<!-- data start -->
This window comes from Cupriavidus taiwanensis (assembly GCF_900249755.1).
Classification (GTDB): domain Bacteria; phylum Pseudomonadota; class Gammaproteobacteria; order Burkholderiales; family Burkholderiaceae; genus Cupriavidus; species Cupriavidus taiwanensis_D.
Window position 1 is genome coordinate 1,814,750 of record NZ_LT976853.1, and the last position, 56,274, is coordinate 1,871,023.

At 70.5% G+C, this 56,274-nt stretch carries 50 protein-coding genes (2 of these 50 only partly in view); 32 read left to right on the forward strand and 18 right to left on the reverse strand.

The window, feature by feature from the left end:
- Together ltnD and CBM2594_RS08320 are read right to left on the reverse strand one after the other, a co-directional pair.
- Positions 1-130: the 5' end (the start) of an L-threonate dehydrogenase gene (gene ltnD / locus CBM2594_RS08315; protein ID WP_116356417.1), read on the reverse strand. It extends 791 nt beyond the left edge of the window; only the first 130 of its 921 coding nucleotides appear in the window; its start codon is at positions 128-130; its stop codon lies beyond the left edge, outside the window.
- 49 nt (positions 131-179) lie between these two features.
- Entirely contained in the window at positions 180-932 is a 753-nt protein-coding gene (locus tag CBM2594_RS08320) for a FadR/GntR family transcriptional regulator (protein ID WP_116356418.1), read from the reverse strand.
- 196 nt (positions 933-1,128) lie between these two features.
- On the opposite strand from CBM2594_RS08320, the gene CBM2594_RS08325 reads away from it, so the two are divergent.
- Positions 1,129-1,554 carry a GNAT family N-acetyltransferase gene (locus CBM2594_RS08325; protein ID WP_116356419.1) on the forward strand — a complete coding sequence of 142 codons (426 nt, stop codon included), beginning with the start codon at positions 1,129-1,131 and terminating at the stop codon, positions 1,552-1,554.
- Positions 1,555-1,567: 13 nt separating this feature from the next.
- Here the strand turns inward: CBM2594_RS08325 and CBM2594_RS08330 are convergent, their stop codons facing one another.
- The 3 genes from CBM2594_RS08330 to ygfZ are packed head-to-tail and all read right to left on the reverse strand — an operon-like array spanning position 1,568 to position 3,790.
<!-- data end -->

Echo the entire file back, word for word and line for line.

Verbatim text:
This window comes from Cupriavidus taiwanensis (assembly GCF_900249755.1).
Classification (GTDB): domain Bacteria; phylum Pseudomonadota; class Gammaproteobacteria; order Burkholderiales; family Burkholderiaceae; genus Cupriavidus; species Cupriavidus taiwanensis_D.
Window position 1 is genome coordinate 1,814,750 of record NZ_LT976853.1, and the last position, 56,274, is coordinate 1,871,023.

At 70.5% G+C, this 56,274-nt stretch carries 50 protein-coding genes (2 of these 50 only partly in view); 32 read left to right on the forward strand and 18 right to left on the reverse strand.

The window, feature by feature from the left end:
- Together ltnD and CBM2594_RS08320 are read right to left on the reverse strand one after the other, a co-directional pair.
- Positions 1-130: the 5' end (the start) of an L-threonate dehydrogenase gene (gene ltnD / locus CBM2594_RS08315; protein ID WP_116356417.1), read on the reverse strand. It extends 791 nt beyond the left edge of the window; only the first 130 of its 921 coding nucleotides appear in the window; its start codon is at positions 128-130; its stop codon lies beyond the left edge, outside the window.
- 49 nt (positions 131-179) lie between these two features.
- Entirely contained in the window at positions 180-932 is a 753-nt protein-coding gene (locus tag CBM2594_RS08320) for a FadR/GntR family transcriptional regulator (protein ID WP_116356418.1), read from the reverse strand.
- 196 nt (positions 933-1,128) lie between these two features.
- On the opposite strand from CBM2594_RS08320, the gene CBM2594_RS08325 reads away from it, so the two are divergent.
- Positions 1,129-1,554 carry a GNAT family N-acetyltransferase gene (locus CBM2594_RS08325; protein ID WP_116356419.1) on the forward strand — a complete coding sequence of 142 codons (426 nt, stop codon included), beginning with the start codon at positions 1,129-1,131 and terminating at the stop codon, positions 1,552-1,554.
- Positions 1,555-1,567: 13 nt separating this feature from the next.
- Here the strand turns inward: CBM2594_RS08325 and CBM2594_RS08330 are convergent, their stop codons facing one another.
- The 3 genes from CBM2594_RS08330 to ygfZ are packed head-to-tail and all read right to left on the reverse strand — an operon-like array spanning position 1,568 to position 3,790.